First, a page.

- If you pray to marry an intelligent, wise, caring, gorgeous, SEC grad who was once a cheerleader, you may just get more than you bargained for. In all the best ways possible.
- If you worry that you’ll struggle to be a good dad, have nothing in common with a daughter, or fail miserably as a father to a son, you will be so happy to be proven wrong.
- For all the hype, 40 isn’t so bad.
I’m fortunate to be married to an exceptional woman. Case in point: I had to re-submit my book manuscripts to Amazon and Barnes & Noble because I accidentally misspelled my son’s name in the dedication (the curse of typing too fast and arrogantly thinking you don’t need to proof the stupid dedication; let that be a lesson to you writers out there), and I noticed that for $25, Amazon would add your book to the distribution list for bookstores, libraries, and academic institutions. I mentioned that fact to Rachel.
“Let’s do it!” she said.
I looked at her. She was smiling. She was serious. I laughed and told her I would rather spend the money on getting my own website.
“Let’s do it!” she chirped.
She is the world’s greatest wife. Polish the trophy, engrave her name, hand it to her tomorrow. Game over.
It’s funny because a lot of people have only heard my side of the story lately; that we stepped away from everything that we knew because I felt strongly that now was the time to focus on my writing career. But we also stepped away from the familiar so Rachel could pursue her dreams, find her purpose. She’s an exceptional administrator and manager, a bold yet kind voice in the midst of chaos who can take the swirling vortex of creative ideas and pull them down into the corporeal world, giving them form and weight and substance.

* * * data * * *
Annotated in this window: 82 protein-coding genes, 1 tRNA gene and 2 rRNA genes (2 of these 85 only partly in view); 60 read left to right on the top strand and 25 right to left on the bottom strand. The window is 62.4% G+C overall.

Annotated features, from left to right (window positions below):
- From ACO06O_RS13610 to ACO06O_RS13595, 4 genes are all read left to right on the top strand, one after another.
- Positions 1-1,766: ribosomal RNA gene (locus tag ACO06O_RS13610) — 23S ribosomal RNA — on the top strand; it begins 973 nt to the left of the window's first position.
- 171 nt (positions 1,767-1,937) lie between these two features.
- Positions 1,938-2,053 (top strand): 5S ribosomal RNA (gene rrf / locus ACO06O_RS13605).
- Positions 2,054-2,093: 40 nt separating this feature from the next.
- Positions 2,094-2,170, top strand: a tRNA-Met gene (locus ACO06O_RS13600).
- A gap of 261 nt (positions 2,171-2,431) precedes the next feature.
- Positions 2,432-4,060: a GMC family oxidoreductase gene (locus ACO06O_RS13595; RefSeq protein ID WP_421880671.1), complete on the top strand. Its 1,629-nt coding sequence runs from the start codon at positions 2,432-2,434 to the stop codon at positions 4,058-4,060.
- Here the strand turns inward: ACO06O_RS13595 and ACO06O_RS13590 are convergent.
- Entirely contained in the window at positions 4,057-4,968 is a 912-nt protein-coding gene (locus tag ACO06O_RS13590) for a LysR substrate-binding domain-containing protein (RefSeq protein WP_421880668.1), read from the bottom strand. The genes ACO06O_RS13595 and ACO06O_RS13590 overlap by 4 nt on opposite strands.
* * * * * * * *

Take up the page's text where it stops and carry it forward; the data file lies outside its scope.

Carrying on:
In short, she can take the poop storm you and I encounter everyday and turn it into a sensible, productive reality. It’s darn near a superpower.
She’s been doing this her whole life, of course, but she’s always followed a different path, because she believed her purpose was teaching. Seven years in public schools and even more in church settings have taught her that teaching is a great skill she possesses, but it’s not her purpose. And that’s okay, because it means that she’s on the verge of something great herself.
Which brings me back to the happily married part. Most people would be freaking out during times like these, times when neither of us have a secured job, when we’re both waiting on God to deliver something amazing instead of chasing something average. And that’s the key: we’re both waiting. We’re both searching. We’re both in a position to make this leap of faith, so wherever we go, we go together.
Together, no matter where we land. Like it’s supposed to be.
Hopefully, you can say the same.